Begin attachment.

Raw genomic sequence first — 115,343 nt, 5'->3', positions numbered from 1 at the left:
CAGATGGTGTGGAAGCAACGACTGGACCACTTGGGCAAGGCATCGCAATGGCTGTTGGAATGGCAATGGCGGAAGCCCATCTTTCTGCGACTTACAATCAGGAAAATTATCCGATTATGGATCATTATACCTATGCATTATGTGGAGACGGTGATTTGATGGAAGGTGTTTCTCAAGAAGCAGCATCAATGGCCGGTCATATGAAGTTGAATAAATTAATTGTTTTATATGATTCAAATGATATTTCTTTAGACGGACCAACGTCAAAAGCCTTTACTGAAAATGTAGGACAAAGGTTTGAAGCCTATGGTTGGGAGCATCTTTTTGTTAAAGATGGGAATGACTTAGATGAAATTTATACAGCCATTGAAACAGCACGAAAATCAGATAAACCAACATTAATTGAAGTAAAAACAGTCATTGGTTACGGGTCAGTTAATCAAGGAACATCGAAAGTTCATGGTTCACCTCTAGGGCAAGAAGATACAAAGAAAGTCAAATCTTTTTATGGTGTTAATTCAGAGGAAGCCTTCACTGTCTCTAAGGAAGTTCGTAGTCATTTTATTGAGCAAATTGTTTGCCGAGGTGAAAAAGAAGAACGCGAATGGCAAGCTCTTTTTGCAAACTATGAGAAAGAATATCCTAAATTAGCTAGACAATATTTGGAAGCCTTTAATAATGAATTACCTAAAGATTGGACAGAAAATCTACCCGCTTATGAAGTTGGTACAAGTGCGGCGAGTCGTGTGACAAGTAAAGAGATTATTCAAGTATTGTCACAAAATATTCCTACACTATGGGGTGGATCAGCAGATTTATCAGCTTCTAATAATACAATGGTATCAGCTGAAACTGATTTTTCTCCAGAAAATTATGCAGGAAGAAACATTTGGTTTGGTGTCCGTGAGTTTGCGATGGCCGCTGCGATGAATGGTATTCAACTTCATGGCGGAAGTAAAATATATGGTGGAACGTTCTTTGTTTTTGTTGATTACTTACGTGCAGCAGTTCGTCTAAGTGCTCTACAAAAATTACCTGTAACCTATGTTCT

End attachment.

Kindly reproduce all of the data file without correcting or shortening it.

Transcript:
Raw genomic sequence first — 115,343 nt, 5'->3', positions numbered from 1 at the left:
CAGATGGTGTGGAAGCAACGACTGGACCACTTGGGCAAGGCATCGCAATGGCTGTTGGAATGGCAATGGCGGAAGCCCATCTTTCTGCGACTTACAATCAGGAAAATTATCCGATTATGGATCATTATACCTATGCATTATGTGGAGACGGTGATTTGATGGAAGGTGTTTCTCAAGAAGCAGCATCAATGGCCGGTCATATGAAGTTGAATAAATTAATTGTTTTATATGATTCAAATGATATTTCTTTAGACGGACCAACGTCAAAAGCCTTTACTGAAAATGTAGGACAAAGGTTTGAAGCCTATGGTTGGGAGCATCTTTTTGTTAAAGATGGGAATGACTTAGATGAAATTTATACAGCCATTGAAACAGCACGAAAATCAGATAAACCAACATTAATTGAAGTAAAAACAGTCATTGGTTACGGGTCAGTTAATCAAGGAACATCGAAAGTTCATGGTTCACCTCTAGGGCAAGAAGATACAAAGAAAGTCAAATCTTTTTATGGTGTTAATTCAGAGGAAGCCTTCACTGTCTCTAAGGAAGTTCGTAGTCATTTTATTGAGCAAATTGTTTGCCGAGGTGAAAAAGAAGAACGCGAATGGCAAGCTCTTTTTGCAAACTATGAGAAAGAATATCCTAAATTAGCTAGACAATATTTGGAAGCCTTTAATAATGAATTACCTAAAGATTGGACAGAAAATCTACCCGCTTATGAAGTTGGTACAAGTGCGGCGAGTCGTGTGACAAGTAAAGAGATTATTCAAGTATTGTCACAAAATATTCCTACACTATGGGGTGGATCAGCAGATTTATCAGCTTCTAATAATACAATGGTATCAGCTGAAACTGATTTTTCTCCAGAAAATTATGCAGGAAGAAACATTTGGTTTGGTGTCCGTGAGTTTGCGATGGCCGCTGCGATGAATGGTATTCAACTTCATGGCGGAAGTAAAATATATGGTGGAACGTTCTTTGTTTTTGTTGATTACTTACGTGCAGCAGTTCGTCTAAGTGCTCTACAAAAATTACCTGTAACCTATGTTCT